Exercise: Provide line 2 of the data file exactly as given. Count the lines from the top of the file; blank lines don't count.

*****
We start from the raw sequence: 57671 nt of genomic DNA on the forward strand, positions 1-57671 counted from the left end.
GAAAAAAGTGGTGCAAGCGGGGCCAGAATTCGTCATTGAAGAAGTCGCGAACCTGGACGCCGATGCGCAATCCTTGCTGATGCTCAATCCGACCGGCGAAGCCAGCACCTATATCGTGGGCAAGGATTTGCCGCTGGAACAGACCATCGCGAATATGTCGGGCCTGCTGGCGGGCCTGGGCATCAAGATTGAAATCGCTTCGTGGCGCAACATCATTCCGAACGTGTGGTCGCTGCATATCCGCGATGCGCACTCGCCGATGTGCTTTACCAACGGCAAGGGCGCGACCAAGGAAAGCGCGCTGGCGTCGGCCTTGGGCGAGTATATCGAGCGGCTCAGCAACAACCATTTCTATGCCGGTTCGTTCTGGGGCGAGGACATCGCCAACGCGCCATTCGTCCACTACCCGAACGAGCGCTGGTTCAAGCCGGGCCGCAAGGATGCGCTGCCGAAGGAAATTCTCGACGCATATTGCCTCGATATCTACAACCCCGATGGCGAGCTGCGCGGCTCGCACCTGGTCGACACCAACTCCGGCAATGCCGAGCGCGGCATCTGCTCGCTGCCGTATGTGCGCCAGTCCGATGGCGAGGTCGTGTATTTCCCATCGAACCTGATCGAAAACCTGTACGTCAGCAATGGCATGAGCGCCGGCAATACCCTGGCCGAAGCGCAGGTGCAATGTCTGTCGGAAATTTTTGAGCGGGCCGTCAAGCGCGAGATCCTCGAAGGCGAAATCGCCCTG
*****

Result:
GAAAAAAGTGGTGCAAGCGGGGCCAGAATTCGTCATTGAAGAAGTCGCGAACCTGGACGCCGATGCGCAATCCTTGCTGATGCTCAATCCGACCGGCGAAGCCAGCACCTATATCGTGGGCAAGGATTTGCCGCTGGAACAGACCATCGCGAATATGTCGGGCCTGCTGGCGGGCCTGGGCATCAAGATTGAAATCGCTTCGTGGCGCAACATCATTCCGAACGTGTGGTCGCTGCATATCCGCGATGCGCACTCGCCGATGTGCTTTACCAACGGCAAGGGCGCGACCAAGGAAAGCGCGCTGGCGTCGGCCTTGGGCGAGTATATCGAGCGGCTCAGCAACAACCATTTCTATGCCGGTTCGTTCTGGGGCGAGGACATCGCCAACGCGCCATTCGTCCACTACCCGAACGAGCGCTGGTTCAAGCCGGGCCGCAAGGATGCGCTGCCGAAGGAAATTCTCGACGCATATTGCCTCGATATCTACAACCCCGATGGCGAGCTGCGCGGCTCGCACCTGGTCGACACCAACTCCGGCAATGCCGAGCGCGGCATCTGCTCGCTGCCGTATGTGCGCCAGTCCGATGGCGAGGTCGTGTATTTCCCATCGAACCTGATCGAAAACCTGTACGTCAGCAATGGCATGAGCGCCGGCAATACCCTGGCCGAAGCGCAGGTGCAATGTCTGTCGGAAATTTTTGAGCGGGCCGTCAAGCGCGAGATCCTCGAAGGCGAAATCGCCCTG